Women’s Rights: The Human Rights Issue of the Century

The video depicting the abhorrent flogging of a Pakistani teenage girl by the Taliban in the Swat region has sent shockwaves around the world. Rightly so. The recent controversy over a law that was passed (and is now under review) by the Karzai government in Afghanistan illustrates that, eight years after the fall of the Taliban, there is still a long way to go for women’s rights in the region. We now know that Karzai is far from the patriot the Bush administration would have had us believe. Fortunately, Barack Obama has distinguished between his new Afghan strategy and the issue of women’s rights in that part of the world.

It would be tragic if the progress made to advance women’s rights, minimal as it is, was abandoned as part of a political deal to keep “American allies” in power. When we observe the atrocities that many women still face in many parts of the world—too often in countries where Islam reigns—it is time to state loud and clear that women’s rights is the human rights issue of the 21st century.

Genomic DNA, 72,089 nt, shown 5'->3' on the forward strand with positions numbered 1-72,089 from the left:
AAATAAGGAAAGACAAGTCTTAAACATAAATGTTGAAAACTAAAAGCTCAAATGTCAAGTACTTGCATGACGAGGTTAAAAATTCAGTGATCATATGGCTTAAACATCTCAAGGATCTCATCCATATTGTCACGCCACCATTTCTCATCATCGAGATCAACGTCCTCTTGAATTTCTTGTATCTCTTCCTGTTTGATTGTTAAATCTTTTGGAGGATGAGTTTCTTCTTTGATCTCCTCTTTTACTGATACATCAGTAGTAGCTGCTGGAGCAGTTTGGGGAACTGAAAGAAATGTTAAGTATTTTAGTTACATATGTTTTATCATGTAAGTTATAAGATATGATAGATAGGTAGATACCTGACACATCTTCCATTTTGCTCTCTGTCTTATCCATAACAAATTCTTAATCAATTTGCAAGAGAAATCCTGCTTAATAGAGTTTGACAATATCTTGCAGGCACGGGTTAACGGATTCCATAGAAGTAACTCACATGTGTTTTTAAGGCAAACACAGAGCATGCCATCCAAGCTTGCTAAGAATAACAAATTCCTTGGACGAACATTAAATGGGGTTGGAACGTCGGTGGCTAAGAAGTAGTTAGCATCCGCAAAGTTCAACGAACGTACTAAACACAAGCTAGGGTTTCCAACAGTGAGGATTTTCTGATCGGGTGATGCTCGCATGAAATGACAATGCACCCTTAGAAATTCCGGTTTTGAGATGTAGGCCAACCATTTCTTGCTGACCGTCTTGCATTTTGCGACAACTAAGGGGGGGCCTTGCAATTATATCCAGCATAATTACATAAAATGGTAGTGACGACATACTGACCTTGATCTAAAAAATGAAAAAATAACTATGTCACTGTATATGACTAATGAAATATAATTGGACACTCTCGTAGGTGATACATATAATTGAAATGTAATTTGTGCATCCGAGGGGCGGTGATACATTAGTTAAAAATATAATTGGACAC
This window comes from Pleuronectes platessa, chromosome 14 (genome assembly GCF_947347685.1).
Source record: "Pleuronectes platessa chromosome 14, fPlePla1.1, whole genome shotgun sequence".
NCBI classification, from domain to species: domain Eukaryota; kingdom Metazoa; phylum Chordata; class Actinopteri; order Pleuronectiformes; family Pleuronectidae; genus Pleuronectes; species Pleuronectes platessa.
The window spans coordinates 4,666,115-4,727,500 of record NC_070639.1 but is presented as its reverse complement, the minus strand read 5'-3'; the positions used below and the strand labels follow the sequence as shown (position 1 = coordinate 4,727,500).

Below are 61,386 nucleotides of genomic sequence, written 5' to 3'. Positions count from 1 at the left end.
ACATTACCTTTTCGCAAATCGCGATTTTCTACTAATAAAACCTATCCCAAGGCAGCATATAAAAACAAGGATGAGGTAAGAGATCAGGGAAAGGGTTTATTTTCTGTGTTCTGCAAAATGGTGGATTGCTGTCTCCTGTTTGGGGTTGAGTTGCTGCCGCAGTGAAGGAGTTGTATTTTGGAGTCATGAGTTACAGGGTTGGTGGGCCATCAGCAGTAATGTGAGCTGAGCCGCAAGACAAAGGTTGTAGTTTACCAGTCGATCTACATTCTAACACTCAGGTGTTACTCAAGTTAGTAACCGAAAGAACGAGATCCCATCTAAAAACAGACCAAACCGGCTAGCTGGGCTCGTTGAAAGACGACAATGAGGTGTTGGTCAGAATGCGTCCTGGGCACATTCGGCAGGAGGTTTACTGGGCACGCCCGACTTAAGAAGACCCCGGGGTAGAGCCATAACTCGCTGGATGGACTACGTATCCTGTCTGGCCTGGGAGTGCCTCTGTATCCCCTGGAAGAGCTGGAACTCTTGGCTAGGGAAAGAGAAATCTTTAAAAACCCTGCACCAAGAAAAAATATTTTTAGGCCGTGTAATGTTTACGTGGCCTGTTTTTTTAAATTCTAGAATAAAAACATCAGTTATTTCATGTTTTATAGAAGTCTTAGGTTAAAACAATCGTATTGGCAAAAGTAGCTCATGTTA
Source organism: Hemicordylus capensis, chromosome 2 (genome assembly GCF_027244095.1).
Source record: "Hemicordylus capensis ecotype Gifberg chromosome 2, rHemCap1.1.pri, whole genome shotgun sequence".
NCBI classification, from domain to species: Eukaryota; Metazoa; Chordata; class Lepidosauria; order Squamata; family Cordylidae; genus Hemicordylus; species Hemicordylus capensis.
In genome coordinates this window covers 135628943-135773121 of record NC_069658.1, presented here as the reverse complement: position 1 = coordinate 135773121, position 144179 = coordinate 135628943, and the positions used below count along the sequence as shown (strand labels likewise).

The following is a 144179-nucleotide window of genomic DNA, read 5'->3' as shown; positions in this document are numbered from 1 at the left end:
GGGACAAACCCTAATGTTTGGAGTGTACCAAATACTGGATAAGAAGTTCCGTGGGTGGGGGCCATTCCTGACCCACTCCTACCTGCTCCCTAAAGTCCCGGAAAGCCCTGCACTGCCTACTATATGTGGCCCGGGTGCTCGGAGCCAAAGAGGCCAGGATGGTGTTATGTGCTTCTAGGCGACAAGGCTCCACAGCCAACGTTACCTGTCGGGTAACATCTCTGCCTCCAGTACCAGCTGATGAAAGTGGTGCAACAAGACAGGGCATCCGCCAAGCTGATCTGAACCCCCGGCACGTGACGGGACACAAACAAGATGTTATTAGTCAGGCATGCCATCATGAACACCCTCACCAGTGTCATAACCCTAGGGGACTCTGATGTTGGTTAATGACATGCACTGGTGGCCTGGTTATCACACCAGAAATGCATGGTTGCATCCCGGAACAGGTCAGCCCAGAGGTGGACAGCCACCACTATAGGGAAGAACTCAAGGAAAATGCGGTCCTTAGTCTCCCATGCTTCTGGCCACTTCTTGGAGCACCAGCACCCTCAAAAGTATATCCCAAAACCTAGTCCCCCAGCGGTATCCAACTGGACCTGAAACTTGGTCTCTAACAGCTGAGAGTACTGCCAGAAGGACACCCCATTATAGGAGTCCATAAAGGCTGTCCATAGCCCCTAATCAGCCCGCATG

It was encouraging to see Obama give his first foreign interview to Al Arabiya and to see his first foreign trip to a European country be in Turkey. It is a sign of the high regard he holds for the Islamic world. Clearly, the current  US government understands it must revert to the role of broker in the Mideast peace process and this requires an extended hand to the Muslim countries of the region. Moreover, security imperatives around the planet dictate that the Obama administration engage the Muslim world in finding solutions to existing problems. In so doing, no one should wish that these American initiatives ignore cultural and political realities in Muslim countries. The only caveat, however, should be that retrograde religious beliefs cannot take precedence over fundamental human rights as recognized by the United Nations Charter.

The mistreatment of women in different parts of the world is not just relegated to Muslim countries or religious precepts. However, so long as public floggings, restrictions on mobility and education, barbaric punishments under Sharia law, and honour killings are tolerated, leaders in countries such as Pakistan, Saudi Arabia, Afghanistan, and Somalia should not get a free pass from the international community. That must be a cornerstone of the Obama foreign policy.